Since we will be heading to 4 different cities in Japan, the first thing we researched on was how to travel to the different cities. There are numerous options but the easiest is by train and trust me when I say that Japan the king of convenient rail transport country-wide. The easiest option is the JR Pass, which is only available for use by foreigners, it allows you unlimited travel across Japan on rail, buses and ferries. You can purchase 7, 14 or 21 days pass but it’s not cheap. We didn’t opt for the JR Pass because our first stop after we arrived in Tokyo was Hakone and JR trains don’t go all the way to Hakone (this is why I always research in advance) so we decided to buy our tickets along the way. With that said, it doesn’t matter what form of transport you use to get to places, just make sure you plan your routes in advance because it saves you a lot of time and money if you already know the best option to get to your destination.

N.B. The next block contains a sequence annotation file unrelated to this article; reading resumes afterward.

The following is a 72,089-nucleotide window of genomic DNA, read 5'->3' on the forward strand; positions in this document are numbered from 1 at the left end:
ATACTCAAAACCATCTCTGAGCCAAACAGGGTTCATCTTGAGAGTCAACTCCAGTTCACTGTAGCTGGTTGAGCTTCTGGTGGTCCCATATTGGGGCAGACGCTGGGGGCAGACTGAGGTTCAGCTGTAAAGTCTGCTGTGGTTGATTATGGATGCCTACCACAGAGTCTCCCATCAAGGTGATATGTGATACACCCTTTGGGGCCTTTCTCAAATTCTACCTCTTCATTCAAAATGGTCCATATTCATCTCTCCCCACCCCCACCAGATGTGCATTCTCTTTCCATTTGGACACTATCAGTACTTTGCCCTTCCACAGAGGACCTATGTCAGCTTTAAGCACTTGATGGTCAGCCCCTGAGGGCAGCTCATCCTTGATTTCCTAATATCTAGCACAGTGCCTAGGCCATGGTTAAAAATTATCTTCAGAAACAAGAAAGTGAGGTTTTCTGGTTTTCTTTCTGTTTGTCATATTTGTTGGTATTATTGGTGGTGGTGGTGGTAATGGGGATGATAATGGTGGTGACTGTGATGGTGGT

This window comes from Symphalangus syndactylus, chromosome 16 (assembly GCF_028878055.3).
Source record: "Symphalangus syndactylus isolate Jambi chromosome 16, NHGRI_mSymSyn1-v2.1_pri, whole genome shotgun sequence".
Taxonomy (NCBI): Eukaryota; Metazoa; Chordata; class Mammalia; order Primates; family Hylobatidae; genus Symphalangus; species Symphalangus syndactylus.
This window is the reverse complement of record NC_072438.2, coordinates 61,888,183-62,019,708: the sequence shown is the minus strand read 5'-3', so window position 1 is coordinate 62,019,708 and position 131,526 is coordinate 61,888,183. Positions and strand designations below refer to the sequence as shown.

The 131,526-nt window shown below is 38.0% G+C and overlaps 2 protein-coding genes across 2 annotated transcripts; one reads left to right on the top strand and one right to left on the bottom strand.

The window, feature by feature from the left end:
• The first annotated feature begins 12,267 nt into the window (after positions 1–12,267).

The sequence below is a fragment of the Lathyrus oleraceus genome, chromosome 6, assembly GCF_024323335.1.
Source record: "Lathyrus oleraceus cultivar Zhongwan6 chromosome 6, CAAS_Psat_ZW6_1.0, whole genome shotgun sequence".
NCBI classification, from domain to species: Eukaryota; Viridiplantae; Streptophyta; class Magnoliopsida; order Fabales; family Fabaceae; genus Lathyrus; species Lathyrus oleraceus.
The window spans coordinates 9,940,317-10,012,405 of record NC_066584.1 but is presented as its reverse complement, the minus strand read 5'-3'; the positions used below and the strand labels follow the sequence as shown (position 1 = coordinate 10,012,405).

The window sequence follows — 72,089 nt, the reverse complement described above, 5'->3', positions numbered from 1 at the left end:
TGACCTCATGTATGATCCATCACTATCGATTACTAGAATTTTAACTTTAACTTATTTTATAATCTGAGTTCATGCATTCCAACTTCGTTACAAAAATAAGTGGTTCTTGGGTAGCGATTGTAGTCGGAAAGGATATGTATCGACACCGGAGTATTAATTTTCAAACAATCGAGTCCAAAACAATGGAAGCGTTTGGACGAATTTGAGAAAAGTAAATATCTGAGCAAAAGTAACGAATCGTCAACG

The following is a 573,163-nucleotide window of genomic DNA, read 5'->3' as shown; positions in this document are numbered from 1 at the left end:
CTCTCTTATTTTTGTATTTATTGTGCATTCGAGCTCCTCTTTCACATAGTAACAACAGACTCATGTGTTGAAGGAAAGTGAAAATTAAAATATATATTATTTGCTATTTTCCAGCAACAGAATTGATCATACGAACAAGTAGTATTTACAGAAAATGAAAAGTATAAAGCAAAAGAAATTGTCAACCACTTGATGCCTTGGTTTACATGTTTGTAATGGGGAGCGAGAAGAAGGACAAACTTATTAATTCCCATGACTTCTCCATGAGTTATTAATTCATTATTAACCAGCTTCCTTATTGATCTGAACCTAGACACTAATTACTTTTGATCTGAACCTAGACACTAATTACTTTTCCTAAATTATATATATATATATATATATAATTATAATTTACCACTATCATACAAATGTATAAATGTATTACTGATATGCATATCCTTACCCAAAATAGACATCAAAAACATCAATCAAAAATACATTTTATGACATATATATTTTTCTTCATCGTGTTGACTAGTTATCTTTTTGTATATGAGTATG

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2. Cash is king

Like any other Asian country, Japan is very cash orientated and it makes your traveling so much easier if you carry cash on you (or at least know where to get cash from). Sure there are shops and restaurants that have card machines but there are also lots of local restaurants and food stands that don’t so rather be safe than stranded somewhere hungry without cash.

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3. Learn how to say “thank you” in Japanese